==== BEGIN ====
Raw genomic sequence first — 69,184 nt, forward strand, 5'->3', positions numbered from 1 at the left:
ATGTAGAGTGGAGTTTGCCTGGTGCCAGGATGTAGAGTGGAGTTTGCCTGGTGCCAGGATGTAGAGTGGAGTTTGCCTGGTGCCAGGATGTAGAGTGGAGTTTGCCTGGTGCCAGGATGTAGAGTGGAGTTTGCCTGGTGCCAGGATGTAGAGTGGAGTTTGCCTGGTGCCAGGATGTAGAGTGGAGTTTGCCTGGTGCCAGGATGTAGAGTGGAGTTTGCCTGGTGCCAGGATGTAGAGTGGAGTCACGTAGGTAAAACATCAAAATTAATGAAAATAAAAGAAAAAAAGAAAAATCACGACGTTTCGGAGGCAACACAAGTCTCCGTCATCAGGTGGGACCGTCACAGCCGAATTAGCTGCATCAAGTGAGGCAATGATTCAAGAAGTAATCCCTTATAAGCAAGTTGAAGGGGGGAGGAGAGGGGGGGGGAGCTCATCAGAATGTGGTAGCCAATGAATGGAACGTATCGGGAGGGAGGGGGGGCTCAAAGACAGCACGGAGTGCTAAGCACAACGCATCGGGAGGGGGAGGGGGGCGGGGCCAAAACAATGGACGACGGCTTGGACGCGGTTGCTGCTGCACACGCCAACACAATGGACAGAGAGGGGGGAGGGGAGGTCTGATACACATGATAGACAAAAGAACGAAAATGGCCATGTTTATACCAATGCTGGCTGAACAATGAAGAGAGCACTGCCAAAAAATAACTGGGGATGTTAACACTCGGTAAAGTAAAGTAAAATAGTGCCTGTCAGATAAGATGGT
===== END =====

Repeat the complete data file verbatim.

Raw genomic sequence first — 69,184 nt, forward strand, 5'->3', positions numbered from 1 at the left:
ATGTAGAGTGGAGTTTGCCTGGTGCCAGGATGTAGAGTGGAGTTTGCCTGGTGCCAGGATGTAGAGTGGAGTTTGCCTGGTGCCAGGATGTAGAGTGGAGTTTGCCTGGTGCCAGGATGTAGAGTGGAGTTTGCCTGGTGCCAGGATGTAGAGTGGAGTTTGCCTGGTGCCAGGATGTAGAGTGGAGTTTGCCTGGTGCCAGGATGTAGAGTGGAGTTTGCCTGGTGCCAGGATGTAGAGTGGAGTCACGTAGGTAAAACATCAAAATTAATGAAAATAAAAGAAAAAAAGAAAAATCACGACGTTTCGGAGGCAACACAAGTCTCCGTCATCAGGTGGGACCGTCACAGCCGAATTAGCTGCATCAAGTGAGGCAATGATTCAAGAAGTAATCCCTTATAAGCAAGTTGAAGGGGGGAGGAGAGGGGGGGGGAGCTCATCAGAATGTGGTAGCCAATGAATGGAACGTATCGGGAGGGAGGGGGGGCTCAAAGACAGCACGGAGTGCTAAGCACAACGCATCGGGAGGGGGAGGGGGGCGGGGCCAAAACAATGGACGACGGCTTGGACGCGGTTGCTGCTGCACACGCCAACACAATGGACAGAGAGGGGGGAGGGGAGGTCTGATACACATGATAGACAAAAGAACGAAAATGGCCATGTTTATACCAATGCTGGCTGAACAATGAAGAGAGCACTGCCAAAAAATAACTGGGGATGTTAACACTCGGTAAAGTAAAGTAAAATAGTGCCTGTCAGATAAGATGGT